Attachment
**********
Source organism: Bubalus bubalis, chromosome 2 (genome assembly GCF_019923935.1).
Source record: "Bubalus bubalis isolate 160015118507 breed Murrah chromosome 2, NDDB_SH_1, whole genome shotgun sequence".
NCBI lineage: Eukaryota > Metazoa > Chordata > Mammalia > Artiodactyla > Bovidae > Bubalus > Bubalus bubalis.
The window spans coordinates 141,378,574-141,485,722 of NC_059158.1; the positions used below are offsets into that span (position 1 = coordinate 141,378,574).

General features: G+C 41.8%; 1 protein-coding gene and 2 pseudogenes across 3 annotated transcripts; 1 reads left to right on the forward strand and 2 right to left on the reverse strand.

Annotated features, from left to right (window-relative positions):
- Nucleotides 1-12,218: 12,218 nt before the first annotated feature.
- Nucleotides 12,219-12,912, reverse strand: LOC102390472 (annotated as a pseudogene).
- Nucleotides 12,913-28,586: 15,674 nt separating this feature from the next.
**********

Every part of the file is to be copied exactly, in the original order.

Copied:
Source organism: Bubalus bubalis, chromosome 2 (genome assembly GCF_019923935.1).
Source record: "Bubalus bubalis isolate 160015118507 breed Murrah chromosome 2, NDDB_SH_1, whole genome shotgun sequence".
NCBI lineage: Eukaryota > Metazoa > Chordata > Mammalia > Artiodactyla > Bovidae > Bubalus > Bubalus bubalis.
The window spans coordinates 141,378,574-141,485,722 of NC_059158.1; the positions used below are offsets into that span (position 1 = coordinate 141,378,574).

General features: G+C 41.8%; 1 protein-coding gene and 2 pseudogenes across 3 annotated transcripts; 1 reads left to right on the forward strand and 2 right to left on the reverse strand.

Annotated features, from left to right (window-relative positions):
- Nucleotides 1-12,218: 12,218 nt before the first annotated feature.
- Nucleotides 12,219-12,912, reverse strand: LOC102390472 (annotated as a pseudogene).
- Nucleotides 12,913-28,586: 15,674 nt separating this feature from the next.